Australian Reggae history - No Fixed Address.

in #reggaesteemlast year

Reggae in Australia mainly developed in the 80's. Predominantly inspiring Aboriginal acts, it found a place as protest music and a way to raise the nations awareness of race issues at the time. One act to adopt this theme and achieve success was the band "No Fixed Address". Originally forming as a Pub Rock band in 1979, The band become one of the first Aboriginal acts to be recorded.

In 1982, the band released their first Album, which was launched by Australia's Prime Minister at the time, Bob Hawke. That year they toured Australia as support act for Peter Tosh. After this tour, they made their way to England and played a 9 city tour of Great Britain, the first Aboriginal Band to tour overseas.

Their 1982 album "From my eye's" contained the band's most notable work. The song "We Have Survived" raised the issues of discrimination and racism, and became an unofficial anthem for many Aboriginal people. The song was originally from a movie in 1980 called "Wrong side of the road".


Source: Brotherwhitelion - YouTube channel

Despite growing up in the 80's I had never heard of this song until today. It goes to show that the disparities between the indigenous Australians and the rest of us were significant, even in our recent history. The lyrics cut through and expose the struggles and racism that goes unnoticed by many of us, but are an everyday fact of life for some. It has certainly made me look back on growing up in the 80's, and how much of the reality of life for many was unseen at the time.

Here are the full lyrics:

You can’t change the rhythm of my soul,
You can’t tell me just what to do.
You can’t break my bones by putting me down,
Or by taking the things that belong to me.

We have survived the white man’s world
And the horror and the torment of it all.
We have survived the white man’s world
And you know you can’t change that.

All the years has just passed me by,
I’ve been hassled by the cops nearly all my life.
People trying to keep me so blind,
But I can see what’s going on in my mind.

We have survived the white man’s world
And the horror and the torment of it all.
We have survived the white man’s world
And you know you can’t change that.

You can’t change the rhythm of my soul,
You can’t tell me just what to do.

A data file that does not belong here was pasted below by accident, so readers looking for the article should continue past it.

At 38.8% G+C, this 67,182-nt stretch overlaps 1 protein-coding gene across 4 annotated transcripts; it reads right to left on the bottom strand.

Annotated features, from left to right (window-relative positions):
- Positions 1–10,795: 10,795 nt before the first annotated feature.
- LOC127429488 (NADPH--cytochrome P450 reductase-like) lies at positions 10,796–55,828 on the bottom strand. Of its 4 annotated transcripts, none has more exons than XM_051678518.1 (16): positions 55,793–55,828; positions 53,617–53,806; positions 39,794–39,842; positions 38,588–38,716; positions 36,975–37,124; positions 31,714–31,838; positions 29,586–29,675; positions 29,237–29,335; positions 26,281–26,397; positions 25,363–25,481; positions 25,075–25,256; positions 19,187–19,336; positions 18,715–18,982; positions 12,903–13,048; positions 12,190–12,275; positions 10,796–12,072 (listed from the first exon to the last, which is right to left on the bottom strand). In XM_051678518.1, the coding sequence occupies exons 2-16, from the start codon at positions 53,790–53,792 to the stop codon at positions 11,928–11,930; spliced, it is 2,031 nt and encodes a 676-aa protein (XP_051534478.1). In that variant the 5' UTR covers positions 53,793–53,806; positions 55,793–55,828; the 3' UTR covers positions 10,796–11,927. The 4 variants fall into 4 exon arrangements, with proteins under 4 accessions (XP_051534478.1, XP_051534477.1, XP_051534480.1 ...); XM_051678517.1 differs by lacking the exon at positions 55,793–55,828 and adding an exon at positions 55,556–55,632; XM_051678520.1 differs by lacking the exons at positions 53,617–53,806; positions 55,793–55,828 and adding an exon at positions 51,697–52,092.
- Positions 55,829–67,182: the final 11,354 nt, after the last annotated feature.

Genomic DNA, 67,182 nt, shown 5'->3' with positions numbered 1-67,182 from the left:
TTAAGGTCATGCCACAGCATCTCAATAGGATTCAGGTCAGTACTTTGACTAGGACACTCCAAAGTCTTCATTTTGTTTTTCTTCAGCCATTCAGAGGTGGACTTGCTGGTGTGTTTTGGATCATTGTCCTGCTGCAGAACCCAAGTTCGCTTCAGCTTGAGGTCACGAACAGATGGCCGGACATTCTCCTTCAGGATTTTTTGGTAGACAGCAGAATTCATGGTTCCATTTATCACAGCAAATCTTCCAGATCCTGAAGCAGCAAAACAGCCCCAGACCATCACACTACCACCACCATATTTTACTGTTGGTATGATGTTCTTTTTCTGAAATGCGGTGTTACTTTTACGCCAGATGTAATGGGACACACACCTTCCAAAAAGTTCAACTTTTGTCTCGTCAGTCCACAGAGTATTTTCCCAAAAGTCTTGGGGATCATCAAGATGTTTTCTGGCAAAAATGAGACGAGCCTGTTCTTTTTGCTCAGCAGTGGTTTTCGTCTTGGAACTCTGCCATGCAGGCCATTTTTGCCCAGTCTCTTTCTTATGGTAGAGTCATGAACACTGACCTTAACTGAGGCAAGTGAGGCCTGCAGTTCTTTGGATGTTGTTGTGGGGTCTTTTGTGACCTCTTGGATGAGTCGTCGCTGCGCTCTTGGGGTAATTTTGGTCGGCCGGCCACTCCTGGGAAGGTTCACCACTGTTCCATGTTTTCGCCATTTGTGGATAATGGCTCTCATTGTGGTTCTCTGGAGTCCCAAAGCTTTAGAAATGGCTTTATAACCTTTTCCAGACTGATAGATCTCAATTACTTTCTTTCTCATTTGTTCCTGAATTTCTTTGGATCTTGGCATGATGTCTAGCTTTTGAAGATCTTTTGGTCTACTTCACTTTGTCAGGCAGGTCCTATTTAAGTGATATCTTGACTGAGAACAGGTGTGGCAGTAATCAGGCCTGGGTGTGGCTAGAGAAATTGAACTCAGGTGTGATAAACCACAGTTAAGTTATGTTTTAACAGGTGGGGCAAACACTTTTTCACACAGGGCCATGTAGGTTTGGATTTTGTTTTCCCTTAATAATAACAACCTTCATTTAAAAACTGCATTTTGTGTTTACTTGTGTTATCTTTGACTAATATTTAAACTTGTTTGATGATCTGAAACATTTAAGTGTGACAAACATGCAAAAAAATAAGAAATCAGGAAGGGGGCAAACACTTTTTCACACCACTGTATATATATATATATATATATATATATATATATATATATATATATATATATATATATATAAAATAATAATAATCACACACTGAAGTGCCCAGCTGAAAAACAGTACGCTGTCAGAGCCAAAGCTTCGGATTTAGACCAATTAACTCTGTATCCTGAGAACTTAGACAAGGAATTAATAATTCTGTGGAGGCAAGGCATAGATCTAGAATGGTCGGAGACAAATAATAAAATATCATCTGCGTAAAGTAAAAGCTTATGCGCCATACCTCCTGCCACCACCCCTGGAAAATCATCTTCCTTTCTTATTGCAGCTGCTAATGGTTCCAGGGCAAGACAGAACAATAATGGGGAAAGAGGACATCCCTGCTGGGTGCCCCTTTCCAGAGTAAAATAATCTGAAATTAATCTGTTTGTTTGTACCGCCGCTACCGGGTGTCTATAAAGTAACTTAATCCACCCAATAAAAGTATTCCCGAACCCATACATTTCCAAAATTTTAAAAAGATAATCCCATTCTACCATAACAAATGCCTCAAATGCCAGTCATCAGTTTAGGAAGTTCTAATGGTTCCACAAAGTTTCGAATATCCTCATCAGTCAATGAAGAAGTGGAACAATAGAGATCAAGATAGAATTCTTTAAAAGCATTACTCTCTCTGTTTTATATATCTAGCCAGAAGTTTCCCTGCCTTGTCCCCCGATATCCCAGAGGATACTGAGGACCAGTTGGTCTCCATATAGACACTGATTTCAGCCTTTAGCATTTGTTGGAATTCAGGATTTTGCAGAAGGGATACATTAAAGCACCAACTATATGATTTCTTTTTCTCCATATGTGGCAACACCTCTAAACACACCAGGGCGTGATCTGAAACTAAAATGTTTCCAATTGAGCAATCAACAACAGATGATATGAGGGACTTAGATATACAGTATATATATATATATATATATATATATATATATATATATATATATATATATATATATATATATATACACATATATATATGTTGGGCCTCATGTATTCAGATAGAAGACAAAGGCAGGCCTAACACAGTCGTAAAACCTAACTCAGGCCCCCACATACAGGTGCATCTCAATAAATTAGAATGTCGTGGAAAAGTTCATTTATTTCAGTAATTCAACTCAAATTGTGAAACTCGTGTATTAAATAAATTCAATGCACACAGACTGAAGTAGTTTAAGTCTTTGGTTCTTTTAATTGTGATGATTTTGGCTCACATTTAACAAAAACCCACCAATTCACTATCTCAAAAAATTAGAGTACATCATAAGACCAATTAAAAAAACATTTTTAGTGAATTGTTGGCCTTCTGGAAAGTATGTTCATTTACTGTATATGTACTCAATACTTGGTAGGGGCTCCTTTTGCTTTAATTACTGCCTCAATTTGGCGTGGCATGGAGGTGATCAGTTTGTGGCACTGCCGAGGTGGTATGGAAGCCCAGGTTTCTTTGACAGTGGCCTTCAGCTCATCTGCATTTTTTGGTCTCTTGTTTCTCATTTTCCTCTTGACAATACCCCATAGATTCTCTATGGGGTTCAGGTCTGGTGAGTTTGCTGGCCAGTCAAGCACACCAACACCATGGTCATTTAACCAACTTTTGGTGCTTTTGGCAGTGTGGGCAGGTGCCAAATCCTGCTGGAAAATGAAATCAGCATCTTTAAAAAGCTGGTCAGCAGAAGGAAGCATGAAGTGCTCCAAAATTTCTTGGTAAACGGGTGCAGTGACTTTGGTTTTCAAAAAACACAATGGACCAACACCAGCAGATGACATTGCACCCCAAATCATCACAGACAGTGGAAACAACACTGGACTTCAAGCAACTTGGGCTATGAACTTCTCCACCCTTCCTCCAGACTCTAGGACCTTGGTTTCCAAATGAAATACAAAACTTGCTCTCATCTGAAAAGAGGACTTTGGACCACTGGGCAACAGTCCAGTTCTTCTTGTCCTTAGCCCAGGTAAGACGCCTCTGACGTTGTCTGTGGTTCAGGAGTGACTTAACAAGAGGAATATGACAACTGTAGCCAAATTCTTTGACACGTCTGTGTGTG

You can’t break my bones by putting me down,
Or by taking the things that belong to me.

We have survived the white man’s world
And the horror and the torment of it all.

We have survived the white man’s world
And the horror and the torment of it all.

We have survived the white man’s world
And the horror and the torment of it all.

These Lyrics were sourced from National Film and Sound Archives website which added the song to the registry in 2008.

The band broke up and reformed several times over the years with regular lineup changes. They reformed in 1987 for a tour of Europe. In 1988 the leads singer left and joined Yothu Yindi, an Aboriginal Rock band that achieved mainstream success, becoming the most successful indigenous act in Australia.


I hope you have enjoyed this little look back at one of Australia's earliest Reggae acts. Background information for this post came primarily from Wikipedia

Peace...

J.K.


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very good excellent good story I loved music .. ..


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You took the words right outta my mouth!


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Thanks for the introduction to this band - reggae and the history of how it inspired many I’d exciting. Will be checking out more of their music.


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I really did enjoy this Australia reggae history. I learned a new thing both with reggae and history. Thanks for sharing.


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In 1982, the band released their first Album, which was launched by Australia's Prime Minister at the time, Bob Hawke.

That is some interesting history into Australia and Reggae music. Good research. The lead singer definitely has a Bob influence. What is the situation there now with the indigenous people?


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It has improved, but is still not great. Just before the time this song came out, many Aboriginal children were being taken from their families and re-homes with white families - The "Stolen Generation" it is referred to. Since then there has been efforts to improve the situation and make right the wrongs of the past. Reconciliation has been a big thing in Australian politics for a number of years, but there is still a big disparity in living standards between white Australia and the original inhabitants (who's history stretches back 40,000 years in this land).

Improved, but still a long way to go.


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Yeah, I figured that was the case, some improvement is better than none though. Was learning about Uluru the other day and how the land is sacred ground for the Aboriginal people, it is good to see that they are steps to preserve their heritage.


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I forgot all about this. I am an 80s kid too. Dad wasnt a massive reggae fan but he did have Toshs Bush Doctor on vinyl. I still love that album.

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@jk6276.jahm, I've experienced one thing here so far and that is, most of the countries have History of Reggae and that's the beautiful aspect and it shows, how long this Musical Culture travelled. Stay blessed.

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